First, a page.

Haley Brown, STS Advocacy
2 min read
Key Points
  • Any US breach of the debt limit could potentially disrupt the healthcare system. 
  • Without federal funding, Medicare and Medicaid reimbursements could be at risk.
  • Those who utilize services funded through government support, such as the Affordable Care Act or the Veterans Administration, could be affected.
Haley Brown, senior manager, political affairs and advocacy, STS
Haley Brown, senior manager, STS Advocacy

Recent analyses by both the Congressional Budget Office and the Department of the Treasury suggest the United States is rapidly approaching the date at which the government will no longer be able to pay its bills, resulting in a breach of the debt limit for the first time in history. Any breach of the debt limit could have a substantial impact on the healthcare system.

Medicare & Medicaid

Experts have warned that Medicare and Medicaid payments to providers could be delayed if a debt ceiling deal is not reached. The STS recognizes that even a short disruption of reimbursements from government payors would be challenging for practices around the country since Medicare alone accounted for 26% of spending on both hospital care and physician services in 2021. 

Beyond hospitals, skilled nursing facilities and other long-term care providers may also see disruptions as they rely heavily on Medicaid for coverage of their services. In 2020, Medicaid paid 54% of the more than $400 billion spent on long-term care, according to the report.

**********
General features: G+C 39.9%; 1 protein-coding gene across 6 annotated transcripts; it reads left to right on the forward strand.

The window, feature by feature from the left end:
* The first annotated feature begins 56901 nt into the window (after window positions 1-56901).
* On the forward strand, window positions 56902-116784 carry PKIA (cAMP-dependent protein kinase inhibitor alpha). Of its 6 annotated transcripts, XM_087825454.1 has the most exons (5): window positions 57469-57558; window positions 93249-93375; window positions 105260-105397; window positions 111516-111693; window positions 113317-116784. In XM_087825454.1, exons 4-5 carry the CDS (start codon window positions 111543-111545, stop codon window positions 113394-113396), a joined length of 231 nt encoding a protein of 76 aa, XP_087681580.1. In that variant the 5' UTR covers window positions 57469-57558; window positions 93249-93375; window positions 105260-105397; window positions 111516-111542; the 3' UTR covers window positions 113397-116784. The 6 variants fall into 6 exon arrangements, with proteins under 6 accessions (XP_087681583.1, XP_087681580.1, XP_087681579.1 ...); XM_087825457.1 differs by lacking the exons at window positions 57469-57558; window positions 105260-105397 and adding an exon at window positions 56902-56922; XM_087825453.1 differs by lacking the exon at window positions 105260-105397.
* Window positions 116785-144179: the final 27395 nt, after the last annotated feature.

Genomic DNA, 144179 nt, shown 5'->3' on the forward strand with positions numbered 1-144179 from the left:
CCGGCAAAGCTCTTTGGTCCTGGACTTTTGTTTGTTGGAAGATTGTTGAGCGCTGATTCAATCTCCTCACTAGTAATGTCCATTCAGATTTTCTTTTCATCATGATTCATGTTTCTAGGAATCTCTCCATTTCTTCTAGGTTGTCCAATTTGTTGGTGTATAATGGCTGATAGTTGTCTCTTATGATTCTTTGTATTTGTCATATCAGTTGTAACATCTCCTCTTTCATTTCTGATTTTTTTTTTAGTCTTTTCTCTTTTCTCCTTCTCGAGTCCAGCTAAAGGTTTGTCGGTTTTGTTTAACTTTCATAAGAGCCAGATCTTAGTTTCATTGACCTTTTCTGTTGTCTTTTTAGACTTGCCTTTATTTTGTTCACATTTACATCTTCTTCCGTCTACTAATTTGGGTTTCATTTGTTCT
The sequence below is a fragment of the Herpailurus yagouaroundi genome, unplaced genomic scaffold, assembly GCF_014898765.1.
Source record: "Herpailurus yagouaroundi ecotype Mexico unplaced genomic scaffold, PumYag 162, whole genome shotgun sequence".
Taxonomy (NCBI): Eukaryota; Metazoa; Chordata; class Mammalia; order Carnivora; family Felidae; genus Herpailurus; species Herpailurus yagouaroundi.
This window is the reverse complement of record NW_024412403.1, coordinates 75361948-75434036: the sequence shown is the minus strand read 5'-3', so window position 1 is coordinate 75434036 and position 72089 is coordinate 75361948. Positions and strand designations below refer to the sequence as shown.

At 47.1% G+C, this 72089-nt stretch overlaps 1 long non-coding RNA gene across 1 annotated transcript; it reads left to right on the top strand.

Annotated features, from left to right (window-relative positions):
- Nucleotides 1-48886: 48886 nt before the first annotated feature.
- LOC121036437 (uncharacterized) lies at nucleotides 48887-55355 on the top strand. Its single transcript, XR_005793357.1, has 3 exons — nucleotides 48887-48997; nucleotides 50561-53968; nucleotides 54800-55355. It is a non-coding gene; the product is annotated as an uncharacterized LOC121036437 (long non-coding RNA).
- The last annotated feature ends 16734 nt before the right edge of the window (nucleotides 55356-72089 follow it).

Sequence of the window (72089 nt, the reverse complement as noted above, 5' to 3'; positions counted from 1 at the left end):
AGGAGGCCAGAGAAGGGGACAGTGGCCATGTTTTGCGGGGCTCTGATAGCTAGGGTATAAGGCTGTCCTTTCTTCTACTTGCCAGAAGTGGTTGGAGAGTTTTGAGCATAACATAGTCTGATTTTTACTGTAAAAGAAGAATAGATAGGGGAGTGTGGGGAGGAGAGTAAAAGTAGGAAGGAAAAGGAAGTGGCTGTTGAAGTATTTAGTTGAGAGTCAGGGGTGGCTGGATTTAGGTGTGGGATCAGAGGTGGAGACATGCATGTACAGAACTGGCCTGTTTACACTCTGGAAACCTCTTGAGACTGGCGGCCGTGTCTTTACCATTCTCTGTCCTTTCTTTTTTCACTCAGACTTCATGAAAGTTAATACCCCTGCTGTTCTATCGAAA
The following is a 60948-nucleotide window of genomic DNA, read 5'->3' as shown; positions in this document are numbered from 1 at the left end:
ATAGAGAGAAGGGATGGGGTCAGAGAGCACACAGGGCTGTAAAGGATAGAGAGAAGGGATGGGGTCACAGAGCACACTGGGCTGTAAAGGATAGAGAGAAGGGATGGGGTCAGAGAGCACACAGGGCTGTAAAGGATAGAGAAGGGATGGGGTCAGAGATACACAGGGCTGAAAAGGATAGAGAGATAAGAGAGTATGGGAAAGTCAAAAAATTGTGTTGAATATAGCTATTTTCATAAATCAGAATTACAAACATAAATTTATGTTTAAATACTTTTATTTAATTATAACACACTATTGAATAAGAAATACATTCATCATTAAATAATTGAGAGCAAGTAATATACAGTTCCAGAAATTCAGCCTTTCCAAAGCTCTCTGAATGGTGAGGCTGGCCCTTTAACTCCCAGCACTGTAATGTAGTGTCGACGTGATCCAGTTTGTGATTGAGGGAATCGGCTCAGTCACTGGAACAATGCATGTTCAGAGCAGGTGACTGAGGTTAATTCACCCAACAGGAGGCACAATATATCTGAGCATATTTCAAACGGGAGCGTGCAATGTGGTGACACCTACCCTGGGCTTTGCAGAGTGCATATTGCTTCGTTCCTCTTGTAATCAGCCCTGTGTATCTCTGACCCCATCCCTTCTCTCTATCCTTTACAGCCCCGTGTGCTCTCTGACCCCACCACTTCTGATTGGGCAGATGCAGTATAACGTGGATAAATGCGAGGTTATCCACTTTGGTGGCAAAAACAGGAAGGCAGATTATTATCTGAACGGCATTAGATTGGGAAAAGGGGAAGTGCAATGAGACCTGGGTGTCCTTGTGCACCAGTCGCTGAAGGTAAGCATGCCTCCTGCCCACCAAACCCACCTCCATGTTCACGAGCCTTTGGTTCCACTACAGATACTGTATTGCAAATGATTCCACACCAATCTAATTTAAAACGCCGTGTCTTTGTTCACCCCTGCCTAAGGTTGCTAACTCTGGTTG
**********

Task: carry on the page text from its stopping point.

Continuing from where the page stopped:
In the event of a debt limit breach, it is possible that the money withdrawn from payroll taxes for Medicare could potentially sustain the program, but it is not clear how long that would last, and would not be a long-term solution.

The Affordable Care Act

Private insurance companies that participate in the marketplace established by the Affordable Care Act would not be immune from the fallout of a breach in the debt ceiling. Some plans operating in the individual marketplace might have reserves to keep paying claims in the short term if their government support does lapse, but it is unlikely that all plans will have adequate reserves. Individuals seeking coverage on the marketplace might instantly see their premiums increase due to a lack of stable government support.  

Veterans Affairs Care 

Another program funded by the government that would be impacted is the Veterans Health Administration. If a breach in the debt ceiling causes government funding to be constrained, some experts question whether the VA healthcare system could continue to operate effectively. For example, it is unclear whether the VA would be able to continue to retain and compensate their staff.